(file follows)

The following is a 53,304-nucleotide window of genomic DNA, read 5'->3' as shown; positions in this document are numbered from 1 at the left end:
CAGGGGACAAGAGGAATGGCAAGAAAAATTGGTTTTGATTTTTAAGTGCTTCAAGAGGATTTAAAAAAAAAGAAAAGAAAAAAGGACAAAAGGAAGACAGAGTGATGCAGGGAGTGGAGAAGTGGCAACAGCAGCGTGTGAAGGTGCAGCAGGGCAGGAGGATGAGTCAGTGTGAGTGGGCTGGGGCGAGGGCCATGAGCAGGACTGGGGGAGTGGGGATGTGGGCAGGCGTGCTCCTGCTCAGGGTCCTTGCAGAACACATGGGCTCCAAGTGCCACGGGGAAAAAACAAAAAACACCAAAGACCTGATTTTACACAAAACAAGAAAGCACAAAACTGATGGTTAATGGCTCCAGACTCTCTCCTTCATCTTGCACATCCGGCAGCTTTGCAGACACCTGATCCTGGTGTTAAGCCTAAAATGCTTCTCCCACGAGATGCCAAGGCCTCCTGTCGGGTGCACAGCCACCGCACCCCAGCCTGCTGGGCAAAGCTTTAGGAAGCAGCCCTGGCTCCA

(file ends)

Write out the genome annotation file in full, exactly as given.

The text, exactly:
The following is a 53,304-nucleotide window of genomic DNA, read 5'->3' as shown; positions in this document are numbered from 1 at the left end:
CAGGGGACAAGAGGAATGGCAAGAAAAATTGGTTTTGATTTTTAAGTGCTTCAAGAGGATTTAAAAAAAAAGAAAAGAAAAAAGGACAAAAGGAAGACAGAGTGATGCAGGGAGTGGAGAAGTGGCAACAGCAGCGTGTGAAGGTGCAGCAGGGCAGGAGGATGAGTCAGTGTGAGTGGGCTGGGGCGAGGGCCATGAGCAGGACTGGGGGAGTGGGGATGTGGGCAGGCGTGCTCCTGCTCAGGGTCCTTGCAGAACACATGGGCTCCAAGTGCCACGGGGAAAAAACAAAAAACACCAAAGACCTGATTTTACACAAAACAAGAAAGCACAAAACTGATGGTTAATGGCTCCAGACTCTCTCCTTCATCTTGCACATCCGGCAGCTTTGCAGACACCTGATCCTGGTGTTAAGCCTAAAATGCTTCTCCCACGAGATGCCAAGGCCTCCTGTCGGGTGCACAGCCACCGCACCCCAGCCTGCTGGGCAAAGCTTTAGGAAGCAGCCCTGGCTCCA